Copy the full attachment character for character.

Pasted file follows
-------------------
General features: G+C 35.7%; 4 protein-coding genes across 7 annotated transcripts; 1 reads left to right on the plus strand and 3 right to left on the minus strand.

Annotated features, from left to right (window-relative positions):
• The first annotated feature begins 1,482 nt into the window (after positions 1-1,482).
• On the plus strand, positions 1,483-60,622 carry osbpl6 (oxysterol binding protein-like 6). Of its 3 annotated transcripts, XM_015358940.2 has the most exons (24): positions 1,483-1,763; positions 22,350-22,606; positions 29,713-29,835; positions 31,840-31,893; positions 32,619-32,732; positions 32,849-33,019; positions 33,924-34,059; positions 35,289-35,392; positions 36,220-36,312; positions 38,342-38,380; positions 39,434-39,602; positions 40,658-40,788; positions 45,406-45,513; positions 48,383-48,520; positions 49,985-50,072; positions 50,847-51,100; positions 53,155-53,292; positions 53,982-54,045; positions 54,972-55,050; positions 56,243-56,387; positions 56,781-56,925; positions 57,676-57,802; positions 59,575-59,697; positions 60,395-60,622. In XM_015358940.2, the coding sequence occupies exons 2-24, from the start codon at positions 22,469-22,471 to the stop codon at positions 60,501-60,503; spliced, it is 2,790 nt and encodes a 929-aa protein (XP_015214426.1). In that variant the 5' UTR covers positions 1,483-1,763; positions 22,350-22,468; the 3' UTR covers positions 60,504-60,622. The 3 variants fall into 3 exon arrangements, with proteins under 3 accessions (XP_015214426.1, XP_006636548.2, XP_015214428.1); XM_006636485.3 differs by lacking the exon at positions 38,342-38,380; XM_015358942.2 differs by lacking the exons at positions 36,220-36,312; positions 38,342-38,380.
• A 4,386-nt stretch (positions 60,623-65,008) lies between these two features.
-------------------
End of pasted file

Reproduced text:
General features: G+C 35.7%; 4 protein-coding genes across 7 annotated transcripts; 1 reads left to right on the plus strand and 3 right to left on the minus strand.

Annotated features, from left to right (window-relative positions):
• The first annotated feature begins 1,482 nt into the window (after positions 1-1,482).
• On the plus strand, positions 1,483-60,622 carry osbpl6 (oxysterol binding protein-like 6). Of its 3 annotated transcripts, XM_015358940.2 has the most exons (24): positions 1,483-1,763; positions 22,350-22,606; positions 29,713-29,835; positions 31,840-31,893; positions 32,619-32,732; positions 32,849-33,019; positions 33,924-34,059; positions 35,289-35,392; positions 36,220-36,312; positions 38,342-38,380; positions 39,434-39,602; positions 40,658-40,788; positions 45,406-45,513; positions 48,383-48,520; positions 49,985-50,072; positions 50,847-51,100; positions 53,155-53,292; positions 53,982-54,045; positions 54,972-55,050; positions 56,243-56,387; positions 56,781-56,925; positions 57,676-57,802; positions 59,575-59,697; positions 60,395-60,622. In XM_015358940.2, the coding sequence occupies exons 2-24, from the start codon at positions 22,469-22,471 to the stop codon at positions 60,501-60,503; spliced, it is 2,790 nt and encodes a 929-aa protein (XP_015214426.1). In that variant the 5' UTR covers positions 1,483-1,763; positions 22,350-22,468; the 3' UTR covers positions 60,504-60,622. The 3 variants fall into 3 exon arrangements, with proteins under 3 accessions (XP_015214426.1, XP_006636548.2, XP_015214428.1); XM_006636485.3 differs by lacking the exon at positions 38,342-38,380; XM_015358942.2 differs by lacking the exons at positions 36,220-36,312; positions 38,342-38,380.
• A 4,386-nt stretch (positions 60,623-65,008) lies between these two features.